Article Title



N. Disser, P. Henricksen, S. Lamarche, D.B. Thorp

Gonzaga University, Spokane, WA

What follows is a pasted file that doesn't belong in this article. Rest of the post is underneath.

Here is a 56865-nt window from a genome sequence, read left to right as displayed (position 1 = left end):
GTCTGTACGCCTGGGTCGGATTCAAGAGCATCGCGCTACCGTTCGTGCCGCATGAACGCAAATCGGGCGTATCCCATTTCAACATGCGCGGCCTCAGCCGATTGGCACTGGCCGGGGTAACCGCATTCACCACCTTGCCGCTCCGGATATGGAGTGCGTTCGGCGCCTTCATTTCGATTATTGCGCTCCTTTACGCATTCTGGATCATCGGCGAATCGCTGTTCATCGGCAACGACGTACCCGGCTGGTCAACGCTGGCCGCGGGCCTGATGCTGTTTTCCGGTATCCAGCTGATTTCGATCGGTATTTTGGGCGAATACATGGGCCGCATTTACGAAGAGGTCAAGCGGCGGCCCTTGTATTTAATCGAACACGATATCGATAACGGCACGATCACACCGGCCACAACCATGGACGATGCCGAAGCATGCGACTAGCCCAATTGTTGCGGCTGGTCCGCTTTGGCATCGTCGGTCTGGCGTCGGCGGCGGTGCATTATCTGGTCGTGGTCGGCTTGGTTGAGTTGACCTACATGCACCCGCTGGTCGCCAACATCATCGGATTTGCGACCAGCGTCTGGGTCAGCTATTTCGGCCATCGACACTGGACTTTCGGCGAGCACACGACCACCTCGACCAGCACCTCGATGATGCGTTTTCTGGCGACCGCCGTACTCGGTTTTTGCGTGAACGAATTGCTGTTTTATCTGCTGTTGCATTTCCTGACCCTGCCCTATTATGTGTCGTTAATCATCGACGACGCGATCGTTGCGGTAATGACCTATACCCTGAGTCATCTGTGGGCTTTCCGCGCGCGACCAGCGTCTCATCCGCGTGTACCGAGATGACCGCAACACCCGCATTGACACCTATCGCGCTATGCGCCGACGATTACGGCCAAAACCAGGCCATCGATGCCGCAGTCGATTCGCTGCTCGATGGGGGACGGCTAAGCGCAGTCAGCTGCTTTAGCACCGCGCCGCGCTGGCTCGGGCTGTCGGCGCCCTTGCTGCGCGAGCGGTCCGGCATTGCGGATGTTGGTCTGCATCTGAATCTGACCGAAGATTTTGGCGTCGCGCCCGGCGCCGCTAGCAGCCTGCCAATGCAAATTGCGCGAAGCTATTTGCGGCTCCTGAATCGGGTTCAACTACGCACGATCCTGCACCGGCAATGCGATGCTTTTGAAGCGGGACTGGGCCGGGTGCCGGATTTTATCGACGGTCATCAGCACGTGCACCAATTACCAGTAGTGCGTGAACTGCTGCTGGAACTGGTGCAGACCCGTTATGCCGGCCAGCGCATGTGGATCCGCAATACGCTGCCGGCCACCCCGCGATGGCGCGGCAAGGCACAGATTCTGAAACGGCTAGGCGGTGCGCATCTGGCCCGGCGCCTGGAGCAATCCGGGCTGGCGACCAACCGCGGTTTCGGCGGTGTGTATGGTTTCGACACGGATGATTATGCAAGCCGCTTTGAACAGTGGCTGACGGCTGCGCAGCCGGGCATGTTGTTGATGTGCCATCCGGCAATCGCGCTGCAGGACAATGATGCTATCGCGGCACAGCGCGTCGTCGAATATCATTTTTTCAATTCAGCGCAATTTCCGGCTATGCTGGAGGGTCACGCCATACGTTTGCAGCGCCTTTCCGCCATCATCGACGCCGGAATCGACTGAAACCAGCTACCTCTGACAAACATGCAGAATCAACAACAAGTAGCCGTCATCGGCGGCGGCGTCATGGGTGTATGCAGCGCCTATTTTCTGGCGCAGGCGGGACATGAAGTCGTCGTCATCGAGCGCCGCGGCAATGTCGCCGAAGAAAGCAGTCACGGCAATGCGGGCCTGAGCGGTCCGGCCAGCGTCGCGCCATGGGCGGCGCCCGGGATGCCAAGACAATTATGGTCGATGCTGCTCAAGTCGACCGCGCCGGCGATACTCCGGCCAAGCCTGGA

PURPOSE: The aim of this study was to compare the metabolic energy cost of repeated and sustained voluntary isometric contractions in healthy young adults. METHODS: Seventeen Gonzaga University students (9 male, 8 female), aged 19-22, participated in this study. Maximal isometric knee extension contractions were performed while the rate of oxygen consumption (VO2), heart rate (HR), rate of perceived exertion (RPE), and force were recorded. The sustained protocol consisted of 6x6 second isometric contractions with 14 seconds of rest, and the repeated protocol consisted of 12x3 second contractions with 7 seconds of rest. Each protocol was repeated twice with 5 minutes of recovery in between, and the order was randomly assigned. VO2was integrated to give the oxygen cost of the exercise, and force was converted to torque and integrated to give the angular impulse produced by the knee extensors. The two trials were averaged and paired t-tests were used to compare VO2(L/min), oxygen cost (L), HR, RPE and angular impulse between contraction protocols. RESULTS: During contraction bouts, no difference in oxygen cost was detected between the repeated (0.365 +0.203 L) and sustained (0.361 +0.179 L) protocols. However, in recovery, repeated contractions (0.275 +0.178 L) required 46.6% more oxygen than sustained contractions (0.188 +0.216 L) (p=0.005). In total, repeated contractions (0.640 +0.343 L) required 17.3% more oxygen than sustained contractions (0.548 +0.352 L) (p=0.008). There were no differences in HR (repeated: 96.9 +13.6 bpm, sustained: 99.2 +14.6 bpm) or RPE (repeated: 12.1 +2.4, sustained: 12.5 +2.4) between conditions. Additionally, there were no differences in angular impulse between the repeated (4372.1 ± 2363.4 J*s) and sustained (4450.6 ± 2417.5 J*s) protocols. CONCLUSIONS: Repeated isometric contractions require greater oxygen consumption compared to sustained contractions when the time in contraction is held constant, and this difference is observed during the recovery period. From this data, we conclude that repeated bouts of isometric contractions are more metabolically costly than sustained contractions despite the same force being applied, and these energy requirements are met by anaerobic metabolic pathways during contraction and replenished by oxidative metabolism during recovery.

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